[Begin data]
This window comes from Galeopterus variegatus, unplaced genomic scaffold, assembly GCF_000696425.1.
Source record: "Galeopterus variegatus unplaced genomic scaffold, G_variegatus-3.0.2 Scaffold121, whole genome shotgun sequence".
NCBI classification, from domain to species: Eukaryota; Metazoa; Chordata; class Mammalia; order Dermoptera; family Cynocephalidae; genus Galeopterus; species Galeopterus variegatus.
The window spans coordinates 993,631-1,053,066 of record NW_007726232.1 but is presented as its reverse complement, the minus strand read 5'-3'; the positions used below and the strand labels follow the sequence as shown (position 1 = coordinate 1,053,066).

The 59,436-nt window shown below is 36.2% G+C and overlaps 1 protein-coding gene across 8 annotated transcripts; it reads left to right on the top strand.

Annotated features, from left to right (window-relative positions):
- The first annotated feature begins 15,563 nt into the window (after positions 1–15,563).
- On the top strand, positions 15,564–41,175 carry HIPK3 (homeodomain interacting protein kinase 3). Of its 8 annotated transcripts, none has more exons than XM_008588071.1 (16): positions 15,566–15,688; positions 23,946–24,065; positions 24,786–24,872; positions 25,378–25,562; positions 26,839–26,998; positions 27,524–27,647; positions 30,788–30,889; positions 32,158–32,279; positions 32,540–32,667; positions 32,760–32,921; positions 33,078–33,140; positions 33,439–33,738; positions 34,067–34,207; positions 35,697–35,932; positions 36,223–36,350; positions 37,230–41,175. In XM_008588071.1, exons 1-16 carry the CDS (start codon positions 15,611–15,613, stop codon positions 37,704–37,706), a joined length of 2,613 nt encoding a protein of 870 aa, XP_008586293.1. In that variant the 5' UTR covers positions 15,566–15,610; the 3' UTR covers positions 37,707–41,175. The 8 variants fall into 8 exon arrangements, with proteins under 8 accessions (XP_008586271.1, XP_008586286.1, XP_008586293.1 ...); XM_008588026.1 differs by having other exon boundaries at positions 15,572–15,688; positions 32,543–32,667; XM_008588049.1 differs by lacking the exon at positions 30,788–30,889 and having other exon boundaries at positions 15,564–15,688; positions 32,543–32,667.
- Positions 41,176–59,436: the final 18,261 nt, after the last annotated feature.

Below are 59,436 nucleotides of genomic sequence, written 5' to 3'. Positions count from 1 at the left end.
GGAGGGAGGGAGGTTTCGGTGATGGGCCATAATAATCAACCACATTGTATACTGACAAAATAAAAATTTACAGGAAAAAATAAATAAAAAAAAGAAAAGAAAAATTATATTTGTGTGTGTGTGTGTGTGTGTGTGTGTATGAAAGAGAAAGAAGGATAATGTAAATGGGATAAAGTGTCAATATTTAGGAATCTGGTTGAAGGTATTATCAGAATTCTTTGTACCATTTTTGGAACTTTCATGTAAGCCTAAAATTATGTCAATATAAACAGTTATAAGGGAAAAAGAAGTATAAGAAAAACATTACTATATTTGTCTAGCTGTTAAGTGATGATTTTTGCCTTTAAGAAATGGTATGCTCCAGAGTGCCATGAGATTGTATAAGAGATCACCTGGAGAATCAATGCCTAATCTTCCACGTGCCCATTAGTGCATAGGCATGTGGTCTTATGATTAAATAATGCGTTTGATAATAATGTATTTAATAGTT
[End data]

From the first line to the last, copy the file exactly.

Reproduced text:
This window comes from Galeopterus variegatus, unplaced genomic scaffold, assembly GCF_000696425.1.
Source record: "Galeopterus variegatus unplaced genomic scaffold, G_variegatus-3.0.2 Scaffold121, whole genome shotgun sequence".
NCBI classification, from domain to species: Eukaryota; Metazoa; Chordata; class Mammalia; order Dermoptera; family Cynocephalidae; genus Galeopterus; species Galeopterus variegatus.
The window spans coordinates 993,631-1,053,066 of record NW_007726232.1 but is presented as its reverse complement, the minus strand read 5'-3'; the positions used below and the strand labels follow the sequence as shown (position 1 = coordinate 1,053,066).

The 59,436-nt window shown below is 36.2% G+C and overlaps 1 protein-coding gene across 8 annotated transcripts; it reads left to right on the top strand.

Annotated features, from left to right (window-relative positions):
- The first annotated feature begins 15,563 nt into the window (after positions 1–15,563).
- On the top strand, positions 15,564–41,175 carry HIPK3 (homeodomain interacting protein kinase 3). Of its 8 annotated transcripts, none has more exons than XM_008588071.1 (16): positions 15,566–15,688; positions 23,946–24,065; positions 24,786–24,872; positions 25,378–25,562; positions 26,839–26,998; positions 27,524–27,647; positions 30,788–30,889; positions 32,158–32,279; positions 32,540–32,667; positions 32,760–32,921; positions 33,078–33,140; positions 33,439–33,738; positions 34,067–34,207; positions 35,697–35,932; positions 36,223–36,350; positions 37,230–41,175. In XM_008588071.1, exons 1-16 carry the CDS (start codon positions 15,611–15,613, stop codon positions 37,704–37,706), a joined length of 2,613 nt encoding a protein of 870 aa, XP_008586293.1. In that variant the 5' UTR covers positions 15,566–15,610; the 3' UTR covers positions 37,707–41,175. The 8 variants fall into 8 exon arrangements, with proteins under 8 accessions (XP_008586271.1, XP_008586286.1, XP_008586293.1 ...); XM_008588026.1 differs by having other exon boundaries at positions 15,572–15,688; positions 32,543–32,667; XM_008588049.1 differs by lacking the exon at positions 30,788–30,889 and having other exon boundaries at positions 15,564–15,688; positions 32,543–32,667.
- Positions 41,176–59,436: the final 18,261 nt, after the last annotated feature.

Below are 59,436 nucleotides of genomic sequence, written 5' to 3'. Positions count from 1 at the left end.
GGAGGGAGGGAGGTTTCGGTGATGGGCCATAATAATCAACCACATTGTATACTGACAAAATAAAAATTTACAGGAAAAAATAAATAAAAAAAAGAAAAGAAAAATTATATTTGTGTGTGTGTGTGTGTGTGTGTGTGTATGAAAGAGAAAGAAGGATAATGTAAATGGGATAAAGTGTCAATATTTAGGAATCTGGTTGAAGGTATTATCAGAATTCTTTGTACCATTTTTGGAACTTTCATGTAAGCCTAAAATTATGTCAATATAAACAGTTATAAGGGAAAAAGAAGTATAAGAAAAACATTACTATATTTGTCTAGCTGTTAAGTGATGATTTTTGCCTTTAAGAAATGGTATGCTCCAGAGTGCCATGAGATTGTATAAGAGATCACCTGGAGAATCAATGCCTAATCTTCCACGTGCCCATTAGTGCATAGGCATGTGGTCTTATGATTAAATAATGCGTTTGATAATAATGTATTTAATAGTT